I wonder if someone 7-8 years younger than me was brought up with that same mentality as a child by their parent.

      Liked by 1 person

    • eric
    • April 13th, 2014

    I think she hit it on the head. Males have learned thru society that we have to be tough and not allow others to know we are hurt or offended. So most of the time we convert our pain or feeling to anger where we show off our “manliness” or cut ties with that person.

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    • Hey Eric! Thanks for commenting bro. Definitely agree with that train of thought. What do you think can be done to derail that type of thinking in men in the future?

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    • eric
    • April 13th, 2014

    I think she hit it on the head. Males have learned thru society that we have to be tough and not allow others 2 know we are hurt or offended. Society has taught males to be tough and not show pain. So we like to turn our pain or sad.feelings to anger where we can show our “manliness” this will lead to fights or us cutting ties of that person in life.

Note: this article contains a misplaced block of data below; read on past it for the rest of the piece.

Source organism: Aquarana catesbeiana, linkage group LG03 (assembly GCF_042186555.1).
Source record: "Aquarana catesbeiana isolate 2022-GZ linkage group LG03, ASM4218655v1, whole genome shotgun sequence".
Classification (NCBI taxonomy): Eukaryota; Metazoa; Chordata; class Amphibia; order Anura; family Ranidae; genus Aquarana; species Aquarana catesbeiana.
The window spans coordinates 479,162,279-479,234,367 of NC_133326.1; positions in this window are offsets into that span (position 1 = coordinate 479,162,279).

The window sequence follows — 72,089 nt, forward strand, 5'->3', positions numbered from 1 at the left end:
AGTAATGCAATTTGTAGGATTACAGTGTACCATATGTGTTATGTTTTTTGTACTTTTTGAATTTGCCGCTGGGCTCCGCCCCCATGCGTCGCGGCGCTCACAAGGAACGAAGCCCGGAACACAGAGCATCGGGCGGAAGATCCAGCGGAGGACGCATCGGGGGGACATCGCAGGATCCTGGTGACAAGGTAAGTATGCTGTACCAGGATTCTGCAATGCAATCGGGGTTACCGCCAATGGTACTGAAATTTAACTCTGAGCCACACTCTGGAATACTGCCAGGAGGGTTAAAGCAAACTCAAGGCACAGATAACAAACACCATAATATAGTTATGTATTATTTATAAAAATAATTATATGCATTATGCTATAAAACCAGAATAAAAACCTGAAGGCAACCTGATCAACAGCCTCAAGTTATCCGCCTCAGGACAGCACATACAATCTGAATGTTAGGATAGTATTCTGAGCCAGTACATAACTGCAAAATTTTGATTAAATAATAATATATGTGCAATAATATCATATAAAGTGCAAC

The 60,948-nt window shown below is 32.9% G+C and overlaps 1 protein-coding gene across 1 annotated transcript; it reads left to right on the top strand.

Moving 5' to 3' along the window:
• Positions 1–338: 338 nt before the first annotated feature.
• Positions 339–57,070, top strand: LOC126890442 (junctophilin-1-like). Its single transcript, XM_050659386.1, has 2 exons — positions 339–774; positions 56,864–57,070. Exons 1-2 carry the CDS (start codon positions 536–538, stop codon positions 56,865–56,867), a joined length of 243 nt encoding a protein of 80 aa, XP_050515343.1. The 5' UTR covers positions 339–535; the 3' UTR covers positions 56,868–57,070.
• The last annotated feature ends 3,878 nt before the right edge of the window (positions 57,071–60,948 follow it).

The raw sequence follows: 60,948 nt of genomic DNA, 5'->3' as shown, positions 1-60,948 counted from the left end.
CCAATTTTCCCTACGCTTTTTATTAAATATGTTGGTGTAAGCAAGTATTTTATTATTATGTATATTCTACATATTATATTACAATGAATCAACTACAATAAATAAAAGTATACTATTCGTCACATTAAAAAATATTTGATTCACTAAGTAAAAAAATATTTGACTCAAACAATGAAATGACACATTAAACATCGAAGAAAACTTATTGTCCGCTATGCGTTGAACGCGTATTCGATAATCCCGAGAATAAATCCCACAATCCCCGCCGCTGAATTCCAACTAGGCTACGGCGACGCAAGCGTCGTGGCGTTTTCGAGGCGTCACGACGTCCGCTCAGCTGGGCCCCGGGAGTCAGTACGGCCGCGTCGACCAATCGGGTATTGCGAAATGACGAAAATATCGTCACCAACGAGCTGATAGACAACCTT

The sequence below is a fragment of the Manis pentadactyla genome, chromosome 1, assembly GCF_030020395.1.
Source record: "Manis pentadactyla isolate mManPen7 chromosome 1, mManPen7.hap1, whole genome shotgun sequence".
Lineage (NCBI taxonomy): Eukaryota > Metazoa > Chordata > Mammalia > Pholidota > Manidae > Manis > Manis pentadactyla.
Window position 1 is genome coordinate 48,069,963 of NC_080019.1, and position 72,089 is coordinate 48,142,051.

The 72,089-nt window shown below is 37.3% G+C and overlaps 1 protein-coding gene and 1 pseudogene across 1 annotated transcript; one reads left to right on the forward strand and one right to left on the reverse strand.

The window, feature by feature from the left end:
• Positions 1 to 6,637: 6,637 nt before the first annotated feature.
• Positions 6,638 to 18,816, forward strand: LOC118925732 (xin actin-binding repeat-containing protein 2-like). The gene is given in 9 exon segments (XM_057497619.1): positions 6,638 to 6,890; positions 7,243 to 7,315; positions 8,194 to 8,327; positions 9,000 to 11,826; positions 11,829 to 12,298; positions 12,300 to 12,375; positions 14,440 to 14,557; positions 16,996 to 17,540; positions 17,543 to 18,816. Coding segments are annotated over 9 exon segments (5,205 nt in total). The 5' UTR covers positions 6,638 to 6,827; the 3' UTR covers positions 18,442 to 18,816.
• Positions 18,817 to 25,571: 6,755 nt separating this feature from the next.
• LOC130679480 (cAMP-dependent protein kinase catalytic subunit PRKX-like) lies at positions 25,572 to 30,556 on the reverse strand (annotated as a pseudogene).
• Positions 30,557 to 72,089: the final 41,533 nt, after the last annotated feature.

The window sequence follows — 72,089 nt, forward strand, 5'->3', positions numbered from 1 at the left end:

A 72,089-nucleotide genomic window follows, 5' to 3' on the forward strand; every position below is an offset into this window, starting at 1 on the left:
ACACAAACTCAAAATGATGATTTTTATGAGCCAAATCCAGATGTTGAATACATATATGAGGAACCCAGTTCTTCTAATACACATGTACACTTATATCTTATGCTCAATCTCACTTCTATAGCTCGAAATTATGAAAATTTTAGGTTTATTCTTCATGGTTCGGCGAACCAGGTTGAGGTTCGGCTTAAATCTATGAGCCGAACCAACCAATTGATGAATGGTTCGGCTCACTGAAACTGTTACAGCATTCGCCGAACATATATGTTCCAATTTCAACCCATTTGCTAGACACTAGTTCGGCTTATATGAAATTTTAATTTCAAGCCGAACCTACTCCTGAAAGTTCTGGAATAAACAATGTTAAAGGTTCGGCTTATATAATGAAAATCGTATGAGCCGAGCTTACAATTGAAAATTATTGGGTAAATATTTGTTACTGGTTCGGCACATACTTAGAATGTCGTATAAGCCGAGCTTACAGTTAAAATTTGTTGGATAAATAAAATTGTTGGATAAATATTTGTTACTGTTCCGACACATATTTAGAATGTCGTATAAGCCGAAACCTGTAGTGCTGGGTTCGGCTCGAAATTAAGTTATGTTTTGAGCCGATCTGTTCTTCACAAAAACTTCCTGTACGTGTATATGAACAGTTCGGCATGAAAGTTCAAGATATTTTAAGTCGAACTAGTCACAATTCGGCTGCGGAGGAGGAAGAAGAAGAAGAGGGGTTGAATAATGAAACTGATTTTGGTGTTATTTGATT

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    • eric
    • April 13th, 2014

    I believe we have to show the male youth how do deal with bad situations they come across in life. Have them learn how to approach things the right way instead of hating the world cause of the negativity that we all face in this walk in life.

    Liked by 1 person

    • Nicole
    • April 13th, 2014

    I raise my African-American males to use their words. They’re often more impulsive and interested in fighting it out, but I don’t promote that approach. I’m not sure where that come from. Something primal or instinctive? I’m not sure, but I do agree that as kids mature, that they resolve issues in more mature manner.